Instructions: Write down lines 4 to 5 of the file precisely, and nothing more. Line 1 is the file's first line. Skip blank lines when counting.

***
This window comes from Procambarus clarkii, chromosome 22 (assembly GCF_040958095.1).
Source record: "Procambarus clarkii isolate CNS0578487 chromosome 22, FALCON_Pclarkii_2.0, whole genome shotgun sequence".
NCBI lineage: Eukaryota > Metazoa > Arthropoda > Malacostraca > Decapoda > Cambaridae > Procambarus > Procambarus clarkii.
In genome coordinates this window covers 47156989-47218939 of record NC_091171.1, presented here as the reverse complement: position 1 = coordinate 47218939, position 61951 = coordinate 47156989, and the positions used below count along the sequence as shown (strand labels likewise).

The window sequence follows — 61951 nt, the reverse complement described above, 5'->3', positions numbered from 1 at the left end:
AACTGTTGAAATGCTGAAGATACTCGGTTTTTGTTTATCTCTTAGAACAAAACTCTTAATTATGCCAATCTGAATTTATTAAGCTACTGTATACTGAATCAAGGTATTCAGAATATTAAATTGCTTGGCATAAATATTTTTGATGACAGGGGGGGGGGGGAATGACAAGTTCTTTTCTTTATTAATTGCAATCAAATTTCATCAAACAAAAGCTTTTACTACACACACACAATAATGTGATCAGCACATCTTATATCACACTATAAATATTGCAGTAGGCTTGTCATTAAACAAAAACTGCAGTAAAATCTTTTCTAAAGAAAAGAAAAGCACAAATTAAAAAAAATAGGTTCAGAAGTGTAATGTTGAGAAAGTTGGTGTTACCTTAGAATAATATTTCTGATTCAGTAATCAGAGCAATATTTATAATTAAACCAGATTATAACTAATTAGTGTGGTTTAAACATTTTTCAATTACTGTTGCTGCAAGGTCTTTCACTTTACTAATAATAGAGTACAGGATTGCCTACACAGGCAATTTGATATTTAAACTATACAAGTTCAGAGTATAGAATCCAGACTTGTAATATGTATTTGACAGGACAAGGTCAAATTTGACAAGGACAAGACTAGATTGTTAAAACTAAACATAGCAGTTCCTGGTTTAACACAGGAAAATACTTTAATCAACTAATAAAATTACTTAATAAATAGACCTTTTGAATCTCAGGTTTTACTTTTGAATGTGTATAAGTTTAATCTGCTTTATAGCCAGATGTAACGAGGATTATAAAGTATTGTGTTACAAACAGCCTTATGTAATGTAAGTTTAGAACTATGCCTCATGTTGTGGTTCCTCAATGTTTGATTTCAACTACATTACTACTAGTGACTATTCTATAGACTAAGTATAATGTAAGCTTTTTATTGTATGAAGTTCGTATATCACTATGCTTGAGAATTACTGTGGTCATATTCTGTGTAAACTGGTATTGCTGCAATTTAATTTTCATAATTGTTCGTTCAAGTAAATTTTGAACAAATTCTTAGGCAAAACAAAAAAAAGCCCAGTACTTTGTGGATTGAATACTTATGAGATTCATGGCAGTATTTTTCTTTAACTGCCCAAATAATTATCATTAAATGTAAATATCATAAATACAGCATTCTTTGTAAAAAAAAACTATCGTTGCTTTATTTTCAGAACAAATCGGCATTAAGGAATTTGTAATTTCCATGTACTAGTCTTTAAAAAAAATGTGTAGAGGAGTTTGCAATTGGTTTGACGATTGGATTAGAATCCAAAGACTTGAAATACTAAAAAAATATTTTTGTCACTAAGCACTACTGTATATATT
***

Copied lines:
In genome coordinates this window covers 47156989-47218939 of record NC_091171.1, presented here as the reverse complement: position 1 = coordinate 47218939, position 61951 = coordinate 47156989, and the positions used below count along the sequence as shown (strand labels likewise).

The window sequence follows — 61951 nt, the reverse complement described above, 5'->3', positions numbered from 1 at the left end: